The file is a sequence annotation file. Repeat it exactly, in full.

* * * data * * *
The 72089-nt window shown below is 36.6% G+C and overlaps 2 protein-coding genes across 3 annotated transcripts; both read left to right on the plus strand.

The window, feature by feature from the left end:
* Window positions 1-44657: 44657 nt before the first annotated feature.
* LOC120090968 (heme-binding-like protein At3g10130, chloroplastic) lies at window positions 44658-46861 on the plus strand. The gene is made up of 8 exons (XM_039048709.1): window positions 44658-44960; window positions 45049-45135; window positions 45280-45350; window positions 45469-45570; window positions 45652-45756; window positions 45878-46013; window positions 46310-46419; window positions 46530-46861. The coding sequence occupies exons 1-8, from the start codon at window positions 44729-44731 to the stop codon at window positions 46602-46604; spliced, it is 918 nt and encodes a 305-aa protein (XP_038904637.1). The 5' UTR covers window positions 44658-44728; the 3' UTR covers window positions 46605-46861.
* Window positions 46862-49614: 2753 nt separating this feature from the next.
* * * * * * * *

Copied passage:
The 72089-nt window shown below is 36.6% G+C and overlaps 2 protein-coding genes across 3 annotated transcripts; both read left to right on the plus strand.

The window, feature by feature from the left end:
* Window positions 1-44657: 44657 nt before the first annotated feature.
* LOC120090968 (heme-binding-like protein At3g10130, chloroplastic) lies at window positions 44658-46861 on the plus strand. The gene is made up of 8 exons (XM_039048709.1): window positions 44658-44960; window positions 45049-45135; window positions 45280-45350; window positions 45469-45570; window positions 45652-45756; window positions 45878-46013; window positions 46310-46419; window positions 46530-46861. The coding sequence occupies exons 1-8, from the start codon at window positions 44729-44731 to the stop codon at window positions 46602-46604; spliced, it is 918 nt and encodes a 305-aa protein (XP_038904637.1). The 5' UTR covers window positions 44658-44728; the 3' UTR covers window positions 46605-46861.
* Window positions 46862-49614: 2753 nt separating this feature from the next.